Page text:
The independent news organization of Duke University

Weirdest, wildest turn out for N.C. State Fair

It's Friday night, and the Pumpkin Princess and her friend Sam the Simple Scarecrow have just finished explaining why they left Cousin Cletus at home on the farm.

It must be time for the North Carolina State Fair.

This year's festival, which is running through Oct. 23 in Raleigh, boasts the event's usual crazy characters, delicious foods and kid-friendly games.

But the fair was plagued with controversy before it began. The company Wade Shows, in its first experience running the midway, had only 61 of 111 rides that had passed the state's inspection by late Thursday.

Ron Weber, director of public relations for Wade, attributed the failures to North Carolina's 100-percent law. The law stipulates a ride may only be open if every part has been found mechanically sound by a nationally certified inspector.

Weber said the law imposes an extraordinarily high standard on ride operators. "If the knob on the radio is broken off, would you be allowed to drive the car?" he asked.

Questions about ride safety may have kept some people away over the past few days. Attendance Friday and Saturday was down 15 percent from the opening days last year. "Business was way slower than it should have been," said Robin Brindamour, a Wade employee running a game booth, noting that only 200 patrons had tried her game.

After an E. coli outbreak at the event last year, the petting zoo was a focus of concern, too. Brian Long, director of the fair's press office, said a variety of measures have been taken to ensure the children's safety, including increased multilingual signage, new portable sinks and barn staff to monitor the area.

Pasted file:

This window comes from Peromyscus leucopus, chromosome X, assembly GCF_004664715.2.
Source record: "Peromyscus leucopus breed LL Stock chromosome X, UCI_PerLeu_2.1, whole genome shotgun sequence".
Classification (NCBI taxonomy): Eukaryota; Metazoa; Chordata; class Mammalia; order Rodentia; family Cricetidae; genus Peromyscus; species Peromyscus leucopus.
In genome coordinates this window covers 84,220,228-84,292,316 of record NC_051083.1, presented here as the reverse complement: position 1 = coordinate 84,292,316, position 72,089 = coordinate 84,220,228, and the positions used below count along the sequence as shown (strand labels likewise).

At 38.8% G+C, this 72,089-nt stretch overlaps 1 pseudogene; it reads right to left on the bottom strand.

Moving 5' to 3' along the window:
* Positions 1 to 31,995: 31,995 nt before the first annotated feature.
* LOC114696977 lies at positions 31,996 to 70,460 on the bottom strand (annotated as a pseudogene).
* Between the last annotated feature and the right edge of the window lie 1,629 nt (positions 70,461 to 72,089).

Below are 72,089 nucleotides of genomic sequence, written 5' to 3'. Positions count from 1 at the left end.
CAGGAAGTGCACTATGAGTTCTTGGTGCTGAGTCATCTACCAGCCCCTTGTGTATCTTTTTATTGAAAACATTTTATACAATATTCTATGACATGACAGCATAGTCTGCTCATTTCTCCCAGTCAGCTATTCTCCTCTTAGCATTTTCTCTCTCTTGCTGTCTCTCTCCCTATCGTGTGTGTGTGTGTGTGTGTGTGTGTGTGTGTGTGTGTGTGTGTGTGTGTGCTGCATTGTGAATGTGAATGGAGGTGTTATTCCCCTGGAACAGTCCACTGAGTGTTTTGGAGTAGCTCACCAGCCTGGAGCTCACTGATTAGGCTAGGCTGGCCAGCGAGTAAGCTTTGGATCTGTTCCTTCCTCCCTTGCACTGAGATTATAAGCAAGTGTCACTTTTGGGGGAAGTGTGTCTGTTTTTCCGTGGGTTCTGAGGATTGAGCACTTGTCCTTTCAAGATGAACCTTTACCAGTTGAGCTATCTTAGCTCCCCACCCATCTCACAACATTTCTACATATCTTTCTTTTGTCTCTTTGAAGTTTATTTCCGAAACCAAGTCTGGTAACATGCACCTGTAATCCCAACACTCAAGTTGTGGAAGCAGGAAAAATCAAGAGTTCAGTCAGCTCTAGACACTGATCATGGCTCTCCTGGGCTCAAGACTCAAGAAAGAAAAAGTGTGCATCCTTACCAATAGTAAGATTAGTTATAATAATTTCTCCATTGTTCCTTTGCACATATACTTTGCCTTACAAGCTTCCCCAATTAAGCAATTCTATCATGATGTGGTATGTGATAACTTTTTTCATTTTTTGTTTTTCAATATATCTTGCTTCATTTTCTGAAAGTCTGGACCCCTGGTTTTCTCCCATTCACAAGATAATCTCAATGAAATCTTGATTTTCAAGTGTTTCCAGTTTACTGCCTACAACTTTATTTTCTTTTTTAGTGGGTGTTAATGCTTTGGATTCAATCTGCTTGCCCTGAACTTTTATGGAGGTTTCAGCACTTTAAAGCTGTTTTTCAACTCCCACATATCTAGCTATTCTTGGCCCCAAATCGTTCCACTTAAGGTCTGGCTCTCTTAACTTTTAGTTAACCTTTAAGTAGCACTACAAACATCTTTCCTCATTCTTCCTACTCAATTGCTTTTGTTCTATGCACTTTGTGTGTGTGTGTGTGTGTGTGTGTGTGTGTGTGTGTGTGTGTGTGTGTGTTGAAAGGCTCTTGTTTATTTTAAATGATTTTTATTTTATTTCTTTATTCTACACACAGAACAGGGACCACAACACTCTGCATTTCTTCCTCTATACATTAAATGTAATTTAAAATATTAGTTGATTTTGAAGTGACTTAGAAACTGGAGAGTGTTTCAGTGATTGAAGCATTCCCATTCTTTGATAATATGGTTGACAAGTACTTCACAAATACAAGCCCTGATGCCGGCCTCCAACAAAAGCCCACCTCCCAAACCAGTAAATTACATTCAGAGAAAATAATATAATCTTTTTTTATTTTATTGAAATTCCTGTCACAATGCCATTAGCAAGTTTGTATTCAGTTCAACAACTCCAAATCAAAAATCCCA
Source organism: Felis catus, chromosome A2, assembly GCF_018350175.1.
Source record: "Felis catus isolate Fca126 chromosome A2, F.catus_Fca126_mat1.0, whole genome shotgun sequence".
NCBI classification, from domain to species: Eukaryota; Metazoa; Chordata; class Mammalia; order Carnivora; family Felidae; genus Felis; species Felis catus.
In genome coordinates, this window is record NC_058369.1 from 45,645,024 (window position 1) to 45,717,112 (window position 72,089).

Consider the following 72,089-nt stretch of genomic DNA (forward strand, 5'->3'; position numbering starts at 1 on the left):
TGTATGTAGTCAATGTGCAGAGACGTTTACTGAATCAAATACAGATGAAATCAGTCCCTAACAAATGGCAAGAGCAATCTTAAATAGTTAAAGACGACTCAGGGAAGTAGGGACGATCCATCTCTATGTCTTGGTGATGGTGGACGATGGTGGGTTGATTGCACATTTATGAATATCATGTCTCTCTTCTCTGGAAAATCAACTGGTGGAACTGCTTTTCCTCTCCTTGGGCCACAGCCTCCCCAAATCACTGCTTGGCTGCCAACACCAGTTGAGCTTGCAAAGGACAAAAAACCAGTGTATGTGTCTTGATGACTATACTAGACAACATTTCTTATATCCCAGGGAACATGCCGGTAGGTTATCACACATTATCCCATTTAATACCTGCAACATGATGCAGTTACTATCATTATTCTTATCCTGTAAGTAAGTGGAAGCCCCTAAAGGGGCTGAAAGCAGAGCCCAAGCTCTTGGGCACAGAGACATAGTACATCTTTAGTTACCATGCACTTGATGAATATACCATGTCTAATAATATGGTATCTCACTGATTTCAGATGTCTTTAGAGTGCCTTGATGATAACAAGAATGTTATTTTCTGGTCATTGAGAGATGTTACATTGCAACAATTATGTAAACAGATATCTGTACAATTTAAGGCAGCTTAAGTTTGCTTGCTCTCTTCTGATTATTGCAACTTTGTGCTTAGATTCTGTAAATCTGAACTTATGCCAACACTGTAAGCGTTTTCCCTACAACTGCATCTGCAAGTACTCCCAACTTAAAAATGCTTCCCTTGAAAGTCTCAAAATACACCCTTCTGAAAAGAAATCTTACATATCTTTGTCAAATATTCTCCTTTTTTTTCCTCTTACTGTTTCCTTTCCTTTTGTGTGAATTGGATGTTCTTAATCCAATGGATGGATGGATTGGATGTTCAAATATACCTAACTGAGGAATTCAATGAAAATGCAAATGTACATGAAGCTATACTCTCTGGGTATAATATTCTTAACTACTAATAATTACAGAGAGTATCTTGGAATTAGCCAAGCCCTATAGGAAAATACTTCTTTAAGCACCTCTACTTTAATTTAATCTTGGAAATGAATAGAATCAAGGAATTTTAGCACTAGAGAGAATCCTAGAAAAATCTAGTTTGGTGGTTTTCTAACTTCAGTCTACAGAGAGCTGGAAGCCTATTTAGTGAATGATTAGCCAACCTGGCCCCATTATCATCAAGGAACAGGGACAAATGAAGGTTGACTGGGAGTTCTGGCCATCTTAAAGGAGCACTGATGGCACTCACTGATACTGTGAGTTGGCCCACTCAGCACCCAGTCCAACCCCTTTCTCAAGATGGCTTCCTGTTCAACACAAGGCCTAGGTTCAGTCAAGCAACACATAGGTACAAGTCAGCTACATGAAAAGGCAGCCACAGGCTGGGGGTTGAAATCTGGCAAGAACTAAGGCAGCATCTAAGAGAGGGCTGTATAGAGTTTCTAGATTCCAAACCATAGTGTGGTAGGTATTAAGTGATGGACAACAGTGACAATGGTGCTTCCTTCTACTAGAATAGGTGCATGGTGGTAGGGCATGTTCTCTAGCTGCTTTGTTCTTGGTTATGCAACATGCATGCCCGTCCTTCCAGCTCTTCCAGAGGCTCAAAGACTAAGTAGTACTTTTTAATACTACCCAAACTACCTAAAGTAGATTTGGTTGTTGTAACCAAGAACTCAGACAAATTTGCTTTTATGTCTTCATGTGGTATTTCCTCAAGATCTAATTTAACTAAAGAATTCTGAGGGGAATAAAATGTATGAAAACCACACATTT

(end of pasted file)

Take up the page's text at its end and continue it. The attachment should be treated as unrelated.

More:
He pointed to rising gas prices and cloudy weather as other possible reasons for the smaller crowd. "I don't know if the rides have anything to do with it; we did a survey and the number one reason people come is the food," Long said.

And food is plentiful. The Apex Lions Club station offers "the best food you ever done put your mouth on." Row after row of stands hawk carnival standbys like popcorn, cotton candy and soda along with more uncommon North Carolina favorites, including alligator-on-a-stick and corn-on-the-cob still in the husk.

Visitors can also ogle at such agricultural feats as an 854-pound pumpkin and a 206-pound watermelon or check out the prize-winners in eclectic categories such as best pickles, sauces and meatloaf.

No fewer than two booths advertise the world's smallest horses, and opportunities abound to see unicorn cows and "Angel the Snake Child." Terrifying children daily is Big Willie, a 1,360-pound alligator who is almost 14 feet long and has 88 teeth.

The fair's entertainment schedule is also packed. Headlining acts including singers Lee Ann Rimes and Edwin McCain. Pig and duck races are staged several times daily for the general crowd.

The fair is a huge money-maker for the state, raking in $10 million of revenue last year over only $3.9 million in expenses.

"The fair is so big now it just kind of blows my mind, " said Wanda Loudermilk, who has been selling her Amish Fudge at the fair for 45 years.

Still, she added, after all her years at the fair, "It's just nice to see people with clothes on that fit."